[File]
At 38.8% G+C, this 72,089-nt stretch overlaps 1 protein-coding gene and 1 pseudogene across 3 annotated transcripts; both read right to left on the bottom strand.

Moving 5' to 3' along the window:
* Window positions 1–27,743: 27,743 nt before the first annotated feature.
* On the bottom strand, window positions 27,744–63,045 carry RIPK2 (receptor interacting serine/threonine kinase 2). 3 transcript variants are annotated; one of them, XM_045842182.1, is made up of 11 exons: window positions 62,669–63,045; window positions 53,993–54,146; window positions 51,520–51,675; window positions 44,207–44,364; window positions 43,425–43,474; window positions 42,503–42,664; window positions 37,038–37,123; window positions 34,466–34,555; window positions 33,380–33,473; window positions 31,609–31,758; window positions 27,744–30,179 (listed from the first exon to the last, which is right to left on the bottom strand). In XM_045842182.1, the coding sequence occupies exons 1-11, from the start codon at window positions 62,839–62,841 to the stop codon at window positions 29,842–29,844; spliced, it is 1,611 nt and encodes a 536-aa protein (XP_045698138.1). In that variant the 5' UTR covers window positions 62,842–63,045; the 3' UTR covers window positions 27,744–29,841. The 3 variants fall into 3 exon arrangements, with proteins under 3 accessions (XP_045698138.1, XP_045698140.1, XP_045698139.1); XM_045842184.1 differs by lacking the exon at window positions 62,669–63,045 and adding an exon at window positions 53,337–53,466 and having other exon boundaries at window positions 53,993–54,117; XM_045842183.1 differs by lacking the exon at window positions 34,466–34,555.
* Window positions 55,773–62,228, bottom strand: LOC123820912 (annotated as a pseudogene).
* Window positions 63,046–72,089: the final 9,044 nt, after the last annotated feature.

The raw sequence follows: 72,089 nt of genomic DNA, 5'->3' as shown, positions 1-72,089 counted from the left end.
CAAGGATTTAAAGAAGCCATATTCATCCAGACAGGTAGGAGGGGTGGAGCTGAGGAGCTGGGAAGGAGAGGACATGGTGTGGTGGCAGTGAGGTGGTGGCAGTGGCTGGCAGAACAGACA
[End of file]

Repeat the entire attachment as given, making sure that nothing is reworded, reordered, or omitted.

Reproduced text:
At 38.8% G+C, this 72,089-nt stretch overlaps 1 protein-coding gene and 1 pseudogene across 3 annotated transcripts; both read right to left on the bottom strand.

Moving 5' to 3' along the window:
* Window positions 1–27,743: 27,743 nt before the first annotated feature.
* On the bottom strand, window positions 27,744–63,045 carry RIPK2 (receptor interacting serine/threonine kinase 2). 3 transcript variants are annotated; one of them, XM_045842182.1, is made up of 11 exons: window positions 62,669–63,045; window positions 53,993–54,146; window positions 51,520–51,675; window positions 44,207–44,364; window positions 43,425–43,474; window positions 42,503–42,664; window positions 37,038–37,123; window positions 34,466–34,555; window positions 33,380–33,473; window positions 31,609–31,758; window positions 27,744–30,179 (listed from the first exon to the last, which is right to left on the bottom strand). In XM_045842182.1, the coding sequence occupies exons 1-11, from the start codon at window positions 62,839–62,841 to the stop codon at window positions 29,842–29,844; spliced, it is 1,611 nt and encodes a 536-aa protein (XP_045698138.1). In that variant the 5' UTR covers window positions 62,842–63,045; the 3' UTR covers window positions 27,744–29,841. The 3 variants fall into 3 exon arrangements, with proteins under 3 accessions (XP_045698138.1, XP_045698140.1, XP_045698139.1); XM_045842184.1 differs by lacking the exon at window positions 62,669–63,045 and adding an exon at window positions 53,337–53,466 and having other exon boundaries at window positions 53,993–54,117; XM_045842183.1 differs by lacking the exon at window positions 34,466–34,555.
* Window positions 55,773–62,228, bottom strand: LOC123820912 (annotated as a pseudogene).
* Window positions 63,046–72,089: the final 9,044 nt, after the last annotated feature.

The raw sequence follows: 72,089 nt of genomic DNA, 5'->3' as shown, positions 1-72,089 counted from the left end.
CAAGGATTTAAAGAAGCCATATTCATCCAGACAGGTAGGAGGGGTGGAGCTGAGGAGCTGGGAAGGAGAGGACATGGTGTGGTGGCAGTGAGGTGGTGGCAGTGGCTGGCAGAACAGACA